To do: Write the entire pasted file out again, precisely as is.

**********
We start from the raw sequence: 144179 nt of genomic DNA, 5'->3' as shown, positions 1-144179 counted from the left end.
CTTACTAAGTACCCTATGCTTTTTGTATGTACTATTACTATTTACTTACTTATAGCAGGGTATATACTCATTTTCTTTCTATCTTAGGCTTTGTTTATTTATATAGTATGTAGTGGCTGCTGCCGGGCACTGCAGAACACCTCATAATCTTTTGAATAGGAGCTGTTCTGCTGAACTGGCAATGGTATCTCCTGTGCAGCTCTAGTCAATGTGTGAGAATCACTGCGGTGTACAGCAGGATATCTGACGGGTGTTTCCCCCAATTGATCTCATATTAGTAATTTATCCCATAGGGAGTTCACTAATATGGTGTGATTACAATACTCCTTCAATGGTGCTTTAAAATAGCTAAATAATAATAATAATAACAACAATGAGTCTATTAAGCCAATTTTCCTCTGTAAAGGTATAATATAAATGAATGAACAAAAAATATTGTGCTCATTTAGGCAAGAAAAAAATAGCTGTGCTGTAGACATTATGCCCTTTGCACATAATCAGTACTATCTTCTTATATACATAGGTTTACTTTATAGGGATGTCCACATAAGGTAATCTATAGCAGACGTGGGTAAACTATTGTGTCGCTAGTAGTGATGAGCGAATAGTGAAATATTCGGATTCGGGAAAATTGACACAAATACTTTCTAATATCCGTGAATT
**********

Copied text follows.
We start from the raw sequence: 144179 nt of genomic DNA, 5'->3' as shown, positions 1-144179 counted from the left end.
CTTACTAAGTACCCTATGCTTTTTGTATGTACTATTACTATTTACTTACTTATAGCAGGGTATATACTCATTTTCTTTCTATCTTAGGCTTTGTTTATTTATATAGTATGTAGTGGCTGCTGCCGGGCACTGCAGAACACCTCATAATCTTTTGAATAGGAGCTGTTCTGCTGAACTGGCAATGGTATCTCCTGTGCAGCTCTAGTCAATGTGTGAGAATCACTGCGGTGTACAGCAGGATATCTGACGGGTGTTTCCCCCAATTGATCTCATATTAGTAATTTATCCCATAGGGAGTTCACTAATATGGTGTGATTACAATACTCCTTCAATGGTGCTTTAAAATAGCTAAATAATAATAATAATAACAACAATGAGTCTATTAAGCCAATTTTCCTCTGTAAAGGTATAATATAAATGAATGAACAAAAAATATTGTGCTCATTTAGGCAAGAAAAAAATAGCTGTGCTGTAGACATTATGCCCTTTGCACATAATCAGTACTATCTTCTTATATACATAGGTTTACTTTATAGGGATGTCCACATAAGGTAATCTATAGCAGACGTGGGTAAACTATTGTGTCGCTAGTAGTGATGAGCGAATAGTGAAATATTCGGATTCGGGAAAATTGACACAAATACTTTCTAATATCCGTGAATT